For more information on changed behaviours and dementia, view Dementia Australia’s Help Sheets.

To find out more about Dementia Australia’s Dementia Practice Health Check, visit their website.

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  1. My wife works in aged care and I do volunteer work at an aged care facility and I observed and heard that to get work in the aged care sector all you need is a Cert 3 in aged care, with little, if any, ongoing education. My research also suggests that upwards of 80% of residents have some level of dementia, from very mild to very severe.
    Consequently, at the urging of the Professor who heads up the Wicking Dementia Research Team, I’ve established a business called Talking Dementia…I’m not teaching it, or training it, that’s the role of the Uni and Dementia Australia who are giving me a great deal of encouragement and support from the team here in Tasmania. I’m getting people talking about dementia, talking about their frustrations and challenges while working with people living with dementia. I’m also enrolled in the Diploma of Dementia Care starting in a few weeks.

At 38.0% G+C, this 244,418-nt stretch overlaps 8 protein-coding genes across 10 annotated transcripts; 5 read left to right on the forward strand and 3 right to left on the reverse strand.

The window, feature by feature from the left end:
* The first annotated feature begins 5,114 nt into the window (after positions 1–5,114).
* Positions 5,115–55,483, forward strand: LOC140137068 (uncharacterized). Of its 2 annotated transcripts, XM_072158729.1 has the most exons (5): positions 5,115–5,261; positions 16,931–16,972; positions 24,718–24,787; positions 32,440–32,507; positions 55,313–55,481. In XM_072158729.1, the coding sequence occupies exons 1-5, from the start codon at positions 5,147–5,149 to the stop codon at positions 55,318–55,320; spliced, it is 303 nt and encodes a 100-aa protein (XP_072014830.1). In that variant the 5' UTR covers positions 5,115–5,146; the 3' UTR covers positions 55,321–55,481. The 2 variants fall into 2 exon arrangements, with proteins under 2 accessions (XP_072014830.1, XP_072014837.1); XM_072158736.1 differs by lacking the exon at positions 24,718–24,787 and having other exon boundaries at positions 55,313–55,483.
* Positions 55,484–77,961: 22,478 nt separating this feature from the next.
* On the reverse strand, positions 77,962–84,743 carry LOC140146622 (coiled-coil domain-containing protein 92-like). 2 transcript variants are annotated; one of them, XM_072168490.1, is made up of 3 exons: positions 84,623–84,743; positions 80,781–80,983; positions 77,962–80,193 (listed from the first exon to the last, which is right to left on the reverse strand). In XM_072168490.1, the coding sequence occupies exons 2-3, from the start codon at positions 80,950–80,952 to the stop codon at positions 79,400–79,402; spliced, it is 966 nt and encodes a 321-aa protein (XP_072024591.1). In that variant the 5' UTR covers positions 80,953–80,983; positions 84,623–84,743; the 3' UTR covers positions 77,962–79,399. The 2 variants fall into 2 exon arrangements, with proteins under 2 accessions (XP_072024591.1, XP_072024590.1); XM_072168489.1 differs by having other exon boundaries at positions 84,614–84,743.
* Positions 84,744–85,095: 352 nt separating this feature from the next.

I’ve found that, as we raise awareness of dementia, as we did with a Dementia Expo here in Devonport last year, it lowers the stigma attached to dementia. I spent 10 days leading up to it, promoting the Expo to every aged care facility and doctors surgery in a 40 km radius. We hoped to get 20 exhibitors, we got 35. In the 4-hour window that we held the expo, we hoped to get 250 people through the doors, we got over 370. Consequently, we will be holding many more throughout Tassie this year.
    The other area Professor Vickers wants me to address, particularly as I have a long history of working with the medical and nursing professions, is General Practitioners.
    BTW, I’m 73 and very excited about the year ahead and beyond.

  2. I think it is very important that staff have quality training in caring for residents with dementia. For example, difficult situations could be avoided by proper training of female staff on how to interact with male residents who no longer realise when their speech or behaviour is inappropriate. I believe Aged Care staff, who are often from various cultural backgrounds and often with limited English language skills, need more than a Cert 3 training course to be able to handle all dementia situations with understanding and compassion.

    1. Education is of course important but when you are dealing with residents with advanced dementia experience is the key. A severely affected resident with dementia can very quickly change personality and temperament that is simply not able to be covered by education. It’s hands on experience, knowing that meds are running out ( sundowning) and that it’s time to either entertain or leave a particular resident alone for a bit.
      Facilities have on going education, it’s part of the accreditation requirements, and this is directed at specific requirements in that home.
      You can’t read experience!